Our 2019 Virginia primary endorsees. Images provided by the candidates or from the candidates' websites.

Tuesday, June 11 is the Virginia primary. Many important offices are on the ballot, and for county offices in many deep blue parts of our region, the primary winner is virtually assured of winning office. We’ve made endorsements in a number of races.

Our volunteer Elections Committee worked to sort through local races to identify which candidates will best advance urbanist priorities on transportation, housing, and other policies. For competitive primary races we chose to focus on, we sent candidates a questionnaire and considered their responses, reader comments, and other information.

Here are the races with our coverage and our endorsements. All endorsements are for the Democratic primaries unless otherwise noted.

Fairfax County Board of Supervisors

Fairfax County is the largest jurisdiction in Virginia or the Washington region and an economic powerhouse. Fully half of the ten seats on the Board of Supervisors are open seats this year, in what’s been called an “unprecedented” level of turnover. The chairman is elected at large, while there are nine supervisor districts (and uniquely to Virginia and West Virginia, they have names instead of numbers).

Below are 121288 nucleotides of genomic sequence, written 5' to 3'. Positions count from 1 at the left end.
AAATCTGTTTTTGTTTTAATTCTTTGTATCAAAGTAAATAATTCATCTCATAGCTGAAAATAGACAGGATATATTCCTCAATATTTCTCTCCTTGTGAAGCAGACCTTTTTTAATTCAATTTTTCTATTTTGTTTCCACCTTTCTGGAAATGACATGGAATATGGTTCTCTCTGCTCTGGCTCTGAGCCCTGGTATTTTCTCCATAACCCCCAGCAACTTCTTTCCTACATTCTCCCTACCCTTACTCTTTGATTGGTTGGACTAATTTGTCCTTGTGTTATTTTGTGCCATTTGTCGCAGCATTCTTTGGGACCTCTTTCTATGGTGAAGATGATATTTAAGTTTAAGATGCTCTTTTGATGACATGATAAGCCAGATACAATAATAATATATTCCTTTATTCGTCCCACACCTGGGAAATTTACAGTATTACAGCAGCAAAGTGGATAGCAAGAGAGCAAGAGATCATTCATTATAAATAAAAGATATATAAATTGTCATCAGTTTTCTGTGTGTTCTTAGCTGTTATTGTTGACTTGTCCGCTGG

General Assembly

The main action for the General Assembly is in November, when Democrats need to pick up one seat in each of the House and Senate to take majorities while Republicans seek to shore up their control. A few Northern Virginia districts will have real partisan competition, like the open seat in the 13th in Loudoun and Prince William. There, there is not a Democratic primary but is a contest on the Republican side and we have made an endorsement. Meanwhile, there are also several primaries in safe Democratic districts with challenges to incumbent legislators.

Commonwealth’s Attorney

The chief county prosecutors in Virginia are called Commonwealth’s Attorneys, and they are also up for election. Criminal justice reform has emerged as a top issue, and these prosecutors also have a role in road safety enforcement activities.

Virginia is an open primary state, so any registered voter with photo ID can vote in the primary, regardless of party affiliation.